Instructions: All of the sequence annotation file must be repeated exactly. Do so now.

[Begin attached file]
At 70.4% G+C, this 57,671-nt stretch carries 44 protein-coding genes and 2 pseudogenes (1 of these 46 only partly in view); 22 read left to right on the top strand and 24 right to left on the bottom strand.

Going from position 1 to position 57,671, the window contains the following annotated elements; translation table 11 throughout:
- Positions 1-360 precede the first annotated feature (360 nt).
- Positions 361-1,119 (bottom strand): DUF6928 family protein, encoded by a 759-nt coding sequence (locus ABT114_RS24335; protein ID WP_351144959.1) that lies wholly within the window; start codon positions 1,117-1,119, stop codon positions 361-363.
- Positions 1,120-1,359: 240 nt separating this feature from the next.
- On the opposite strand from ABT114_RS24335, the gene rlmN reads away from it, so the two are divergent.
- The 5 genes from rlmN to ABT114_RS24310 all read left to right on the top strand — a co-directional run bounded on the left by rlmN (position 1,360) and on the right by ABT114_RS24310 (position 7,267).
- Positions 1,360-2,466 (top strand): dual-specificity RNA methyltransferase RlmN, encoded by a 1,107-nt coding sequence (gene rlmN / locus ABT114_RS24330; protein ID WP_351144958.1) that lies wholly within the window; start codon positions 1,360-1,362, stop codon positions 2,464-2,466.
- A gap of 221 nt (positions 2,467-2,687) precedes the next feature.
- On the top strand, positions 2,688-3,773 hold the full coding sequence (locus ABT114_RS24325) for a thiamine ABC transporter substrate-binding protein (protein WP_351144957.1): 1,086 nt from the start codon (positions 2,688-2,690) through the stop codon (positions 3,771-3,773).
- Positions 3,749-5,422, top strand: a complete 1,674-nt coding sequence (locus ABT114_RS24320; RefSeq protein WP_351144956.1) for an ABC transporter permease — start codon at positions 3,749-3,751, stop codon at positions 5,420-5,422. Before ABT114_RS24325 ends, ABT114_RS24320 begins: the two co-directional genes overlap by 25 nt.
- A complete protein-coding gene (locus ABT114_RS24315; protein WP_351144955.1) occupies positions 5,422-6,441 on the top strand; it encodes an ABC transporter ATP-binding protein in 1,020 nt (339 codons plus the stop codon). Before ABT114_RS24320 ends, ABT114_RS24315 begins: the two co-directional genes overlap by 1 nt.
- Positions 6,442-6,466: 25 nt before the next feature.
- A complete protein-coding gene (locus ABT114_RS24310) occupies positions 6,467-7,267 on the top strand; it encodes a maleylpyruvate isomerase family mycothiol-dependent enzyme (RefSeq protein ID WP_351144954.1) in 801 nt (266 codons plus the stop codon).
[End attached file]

At 70.4% G+C, this 57,671-nt stretch carries 44 protein-coding genes and 2 pseudogenes (1 of these 46 only partly in view); 22 read left to right on the top strand and 24 right to left on the bottom strand.

Going from position 1 to position 57,671, the window contains the following annotated elements; translation table 11 throughout:
- Positions 1-360 precede the first annotated feature (360 nt).
- Positions 361-1,119 (bottom strand): DUF6928 family protein, encoded by a 759-nt coding sequence (locus ABT114_RS24335; protein ID WP_351144959.1) that lies wholly within the window; start codon positions 1,117-1,119, stop codon positions 361-363.
- Positions 1,120-1,359: 240 nt separating this feature from the next.
- On the opposite strand from ABT114_RS24335, the gene rlmN reads away from it, so the two are divergent.
- The 5 genes from rlmN to ABT114_RS24310 all read left to right on the top strand — a co-directional run bounded on the left by rlmN (position 1,360) and on the right by ABT114_RS24310 (position 7,267).
- Positions 1,360-2,466 (top strand): dual-specificity RNA methyltransferase RlmN, encoded by a 1,107-nt coding sequence (gene rlmN / locus ABT114_RS24330; protein ID WP_351144958.1) that lies wholly within the window; start codon positions 1,360-1,362, stop codon positions 2,464-2,466.
- A gap of 221 nt (positions 2,467-2,687) precedes the next feature.
- On the top strand, positions 2,688-3,773 hold the full coding sequence (locus ABT114_RS24325) for a thiamine ABC transporter substrate-binding protein (protein WP_351144957.1): 1,086 nt from the start codon (positions 2,688-2,690) through the stop codon (positions 3,771-3,773).
- Positions 3,749-5,422, top strand: a complete 1,674-nt coding sequence (locus ABT114_RS24320; RefSeq protein WP_351144956.1) for an ABC transporter permease — start codon at positions 3,749-3,751, stop codon at positions 5,420-5,422. Before ABT114_RS24325 ends, ABT114_RS24320 begins: the two co-directional genes overlap by 25 nt.
- A complete protein-coding gene (locus ABT114_RS24315; protein WP_351144955.1) occupies positions 5,422-6,441 on the top strand; it encodes an ABC transporter ATP-binding protein in 1,020 nt (339 codons plus the stop codon). Before ABT114_RS24320 ends, ABT114_RS24315 begins: the two co-directional genes overlap by 1 nt.
- Positions 6,442-6,466: 25 nt before the next feature.
- A complete protein-coding gene (locus ABT114_RS24310) occupies positions 6,467-7,267 on the top strand; it encodes a maleylpyruvate isomerase family mycothiol-dependent enzyme (RefSeq protein ID WP_351144954.1) in 801 nt (266 codons plus the stop codon).